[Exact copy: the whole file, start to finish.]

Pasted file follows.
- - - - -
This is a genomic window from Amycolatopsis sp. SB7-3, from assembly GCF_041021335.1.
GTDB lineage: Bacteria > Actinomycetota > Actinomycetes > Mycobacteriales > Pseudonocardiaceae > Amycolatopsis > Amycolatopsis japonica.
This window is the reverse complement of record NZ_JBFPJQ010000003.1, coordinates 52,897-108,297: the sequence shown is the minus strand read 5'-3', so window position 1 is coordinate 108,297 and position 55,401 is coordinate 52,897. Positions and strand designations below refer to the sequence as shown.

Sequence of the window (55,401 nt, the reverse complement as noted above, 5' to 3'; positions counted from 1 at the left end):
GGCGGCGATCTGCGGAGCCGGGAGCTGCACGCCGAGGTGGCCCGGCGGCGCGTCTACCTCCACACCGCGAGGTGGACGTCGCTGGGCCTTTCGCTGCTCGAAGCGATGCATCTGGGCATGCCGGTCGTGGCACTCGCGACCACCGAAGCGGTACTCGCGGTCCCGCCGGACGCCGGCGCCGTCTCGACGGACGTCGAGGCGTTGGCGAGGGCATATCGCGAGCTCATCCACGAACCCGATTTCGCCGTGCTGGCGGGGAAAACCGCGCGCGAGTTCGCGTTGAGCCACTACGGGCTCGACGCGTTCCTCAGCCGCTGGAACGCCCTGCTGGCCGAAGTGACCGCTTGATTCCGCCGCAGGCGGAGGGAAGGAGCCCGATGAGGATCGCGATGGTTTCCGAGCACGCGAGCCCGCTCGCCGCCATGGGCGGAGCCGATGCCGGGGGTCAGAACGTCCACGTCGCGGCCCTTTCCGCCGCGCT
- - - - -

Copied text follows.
This is a genomic window from Amycolatopsis sp. SB7-3, from assembly GCF_041021335.1.
GTDB lineage: Bacteria > Actinomycetota > Actinomycetes > Mycobacteriales > Pseudonocardiaceae > Amycolatopsis > Amycolatopsis japonica.
This window is the reverse complement of record NZ_JBFPJQ010000003.1, coordinates 52,897-108,297: the sequence shown is the minus strand read 5'-3', so window position 1 is coordinate 108,297 and position 55,401 is coordinate 52,897. Positions and strand designations below refer to the sequence as shown.

Sequence of the window (55,401 nt, the reverse complement as noted above, 5' to 3'; positions counted from 1 at the left end):
GGCGGCGATCTGCGGAGCCGGGAGCTGCACGCCGAGGTGGCCCGGCGGCGCGTCTACCTCCACACCGCGAGGTGGACGTCGCTGGGCCTTTCGCTGCTCGAAGCGATGCATCTGGGCATGCCGGTCGTGGCACTCGCGACCACCGAAGCGGTACTCGCGGTCCCGCCGGACGCCGGCGCCGTCTCGACGGACGTCGAGGCGTTGGCGAGGGCATATCGCGAGCTCATCCACGAACCCGATTTCGCCGTGCTGGCGGGGAAAACCGCGCGCGAGTTCGCGTTGAGCCACTACGGGCTCGACGCGTTCCTCAGCCGCTGGAACGCCCTGCTGGCCGAAGTGACCGCTTGATTCCGCCGCAGGCGGAGGGAAGGAGCCCGATGAGGATCGCGATGGTTTCCGAGCACGCGAGCCCGCTCGCCGCCATGGGCGGAGCCGATGCCGGGGGTCAGAACGTCCACGTCGCGGCCCTTTCCGCCGCGCT